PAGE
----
Romeo And Juliet As A Comparative Essay

1281 WordsDec 13, 20176 Pages
The Atypical Woman The female protagonists of both Shakespeare’s classic “Romeo and Juliet” and Forster’s A Room with a View have shown themselves to be strong women in a dramatic situation revolving their relationships, as well as their own lives. Lucy Honeychurch and Juliet Capulet have qualities that demonstrate their independent thoughts, as well as their atypical beliefs for their society. While they have many similarities, they may vary in their environments and their own self-reflection. Lucy and Juliet demonstrate themselves in similar roles, with varying aspects in their interactions and personalities that impact their decisions and role in their societies. Miss Capulet, and Miss Honeychurch share many traits that shape them…show more content…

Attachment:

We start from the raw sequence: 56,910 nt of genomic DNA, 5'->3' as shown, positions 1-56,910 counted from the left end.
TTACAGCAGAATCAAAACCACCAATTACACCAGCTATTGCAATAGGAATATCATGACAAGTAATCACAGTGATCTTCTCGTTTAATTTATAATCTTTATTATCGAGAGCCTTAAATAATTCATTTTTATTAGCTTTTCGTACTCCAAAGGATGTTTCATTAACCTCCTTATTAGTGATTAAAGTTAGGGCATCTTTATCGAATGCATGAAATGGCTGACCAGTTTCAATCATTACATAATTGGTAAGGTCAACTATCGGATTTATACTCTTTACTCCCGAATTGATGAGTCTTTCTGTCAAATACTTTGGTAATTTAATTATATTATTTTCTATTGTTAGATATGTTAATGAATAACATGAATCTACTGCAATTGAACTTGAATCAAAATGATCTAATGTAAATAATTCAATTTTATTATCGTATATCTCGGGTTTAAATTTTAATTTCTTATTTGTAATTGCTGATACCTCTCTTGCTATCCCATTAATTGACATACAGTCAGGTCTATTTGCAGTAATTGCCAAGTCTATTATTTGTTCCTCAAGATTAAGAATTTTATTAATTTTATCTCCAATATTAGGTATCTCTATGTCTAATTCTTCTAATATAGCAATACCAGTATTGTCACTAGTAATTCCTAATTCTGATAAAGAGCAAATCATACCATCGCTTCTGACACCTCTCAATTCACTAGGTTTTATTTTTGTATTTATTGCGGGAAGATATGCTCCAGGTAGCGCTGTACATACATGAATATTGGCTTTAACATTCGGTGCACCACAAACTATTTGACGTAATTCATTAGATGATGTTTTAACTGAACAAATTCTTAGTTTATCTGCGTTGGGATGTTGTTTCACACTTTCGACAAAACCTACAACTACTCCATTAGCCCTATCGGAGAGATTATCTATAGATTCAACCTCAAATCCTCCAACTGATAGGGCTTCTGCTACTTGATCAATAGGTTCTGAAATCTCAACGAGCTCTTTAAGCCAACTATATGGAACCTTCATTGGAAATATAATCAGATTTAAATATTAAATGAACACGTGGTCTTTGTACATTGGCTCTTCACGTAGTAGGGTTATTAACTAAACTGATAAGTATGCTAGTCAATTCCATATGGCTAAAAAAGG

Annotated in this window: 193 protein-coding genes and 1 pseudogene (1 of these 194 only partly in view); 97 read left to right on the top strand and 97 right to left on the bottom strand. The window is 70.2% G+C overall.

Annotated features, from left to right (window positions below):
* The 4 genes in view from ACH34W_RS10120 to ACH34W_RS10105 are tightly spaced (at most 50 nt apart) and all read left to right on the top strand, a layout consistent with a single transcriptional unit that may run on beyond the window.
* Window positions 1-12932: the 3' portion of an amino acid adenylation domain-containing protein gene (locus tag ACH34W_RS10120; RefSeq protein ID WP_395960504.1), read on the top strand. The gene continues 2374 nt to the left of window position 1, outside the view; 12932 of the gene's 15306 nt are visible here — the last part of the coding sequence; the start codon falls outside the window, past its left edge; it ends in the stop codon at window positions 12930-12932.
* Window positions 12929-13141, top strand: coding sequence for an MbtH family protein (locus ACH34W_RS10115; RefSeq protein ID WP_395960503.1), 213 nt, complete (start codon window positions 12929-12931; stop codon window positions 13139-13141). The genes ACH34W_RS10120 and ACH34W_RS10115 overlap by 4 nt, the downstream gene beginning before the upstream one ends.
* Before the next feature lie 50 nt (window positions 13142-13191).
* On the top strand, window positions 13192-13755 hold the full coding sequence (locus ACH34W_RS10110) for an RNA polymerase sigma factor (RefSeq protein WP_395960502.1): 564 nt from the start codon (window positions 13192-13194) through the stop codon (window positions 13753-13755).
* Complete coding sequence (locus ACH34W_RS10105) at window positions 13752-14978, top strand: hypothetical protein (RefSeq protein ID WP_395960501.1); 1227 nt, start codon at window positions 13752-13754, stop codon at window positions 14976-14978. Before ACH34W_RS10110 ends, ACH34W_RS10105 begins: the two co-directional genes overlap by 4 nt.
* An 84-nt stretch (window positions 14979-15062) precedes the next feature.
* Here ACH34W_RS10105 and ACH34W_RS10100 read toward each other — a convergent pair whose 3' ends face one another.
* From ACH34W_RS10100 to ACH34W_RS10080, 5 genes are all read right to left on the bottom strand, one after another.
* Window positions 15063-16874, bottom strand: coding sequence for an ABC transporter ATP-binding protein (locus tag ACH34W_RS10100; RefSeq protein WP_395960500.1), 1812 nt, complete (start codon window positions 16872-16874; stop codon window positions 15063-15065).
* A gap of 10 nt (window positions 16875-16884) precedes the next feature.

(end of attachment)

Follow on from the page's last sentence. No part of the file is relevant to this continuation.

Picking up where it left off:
Despite their similarities, the two women are different in some aspects of their personalities. For instance, Juliet is aware of her feelings for Romeo, “My only love, sprung from my only hate” (I.5.139). Meanwhile, Lucy is unaware of her feelings towards George, as well as her own feelings in general. She hides her affections for him, even to herself. “She compelled herself to confused remembrances of George: he was nothing to her; he never had been anything… The armour of falsehood is subtly wrought out of darkness, and hides a man not only from others, but from his own soul” (Forster, 150). Furthermore, Juliet appears to be passionate in her love, while Lucy appears to be the calm person in the relationship. Juliet immediately jumps to the idea of marrying Romeo after seeing him twice, meanwhile Lucy is hesitant and takes her time to figure her mind. The age difference between the two women, one being in her mid-teens, the other in her early twenties can explain the variety in their love. Alongside similar personalities, the two women face similar challenges and people in their life. They are both women who are controlled by members of their family whom are older than them. Charlotte is controlling Lucy, first as her chaperone on her trip to Italy, and then being controlled because Charlotte knew her secret, and was telling her what to do because of the kiss. “How are you going to stop him talking about it?” (Forster,
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